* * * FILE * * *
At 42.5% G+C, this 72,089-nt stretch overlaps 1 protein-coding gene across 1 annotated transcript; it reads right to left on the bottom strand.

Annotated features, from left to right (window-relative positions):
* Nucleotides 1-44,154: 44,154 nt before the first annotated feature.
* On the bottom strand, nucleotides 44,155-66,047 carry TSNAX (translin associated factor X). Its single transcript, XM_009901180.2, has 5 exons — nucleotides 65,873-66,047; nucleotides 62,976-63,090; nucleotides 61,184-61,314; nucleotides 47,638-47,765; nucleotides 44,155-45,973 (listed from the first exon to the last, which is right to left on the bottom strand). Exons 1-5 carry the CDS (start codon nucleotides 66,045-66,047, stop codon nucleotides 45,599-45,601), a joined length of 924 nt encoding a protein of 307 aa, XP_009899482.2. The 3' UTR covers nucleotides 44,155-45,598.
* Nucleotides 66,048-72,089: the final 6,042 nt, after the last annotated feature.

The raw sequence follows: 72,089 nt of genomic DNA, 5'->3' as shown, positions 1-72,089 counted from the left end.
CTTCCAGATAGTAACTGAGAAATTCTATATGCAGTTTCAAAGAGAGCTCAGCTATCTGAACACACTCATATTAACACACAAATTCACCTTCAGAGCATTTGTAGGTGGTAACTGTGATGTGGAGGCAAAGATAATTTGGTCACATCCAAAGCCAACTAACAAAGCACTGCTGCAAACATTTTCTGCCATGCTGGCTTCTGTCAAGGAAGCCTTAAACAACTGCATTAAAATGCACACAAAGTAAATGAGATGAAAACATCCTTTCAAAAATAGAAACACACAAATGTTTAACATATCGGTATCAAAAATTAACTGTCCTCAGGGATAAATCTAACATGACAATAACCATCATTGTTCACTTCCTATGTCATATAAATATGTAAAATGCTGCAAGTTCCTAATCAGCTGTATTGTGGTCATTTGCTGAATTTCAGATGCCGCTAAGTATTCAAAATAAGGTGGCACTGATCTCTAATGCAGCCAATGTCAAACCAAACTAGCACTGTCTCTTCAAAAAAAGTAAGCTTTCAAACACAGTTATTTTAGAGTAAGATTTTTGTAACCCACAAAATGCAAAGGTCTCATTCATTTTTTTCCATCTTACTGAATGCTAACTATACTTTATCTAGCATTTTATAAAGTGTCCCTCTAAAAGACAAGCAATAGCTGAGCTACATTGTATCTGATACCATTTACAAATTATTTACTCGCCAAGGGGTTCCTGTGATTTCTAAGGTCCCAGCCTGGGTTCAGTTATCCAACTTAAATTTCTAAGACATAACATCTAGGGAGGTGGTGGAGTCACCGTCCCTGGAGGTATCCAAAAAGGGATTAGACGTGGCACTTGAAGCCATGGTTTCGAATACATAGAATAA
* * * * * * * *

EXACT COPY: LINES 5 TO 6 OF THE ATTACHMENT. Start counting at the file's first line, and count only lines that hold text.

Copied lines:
* Nucleotides 66,048-72,089: the final 6,042 nt, after the last annotated feature.

The raw sequence follows: 72,089 nt of genomic DNA, 5'->3' as shown, positions 1-72,089 counted from the left end.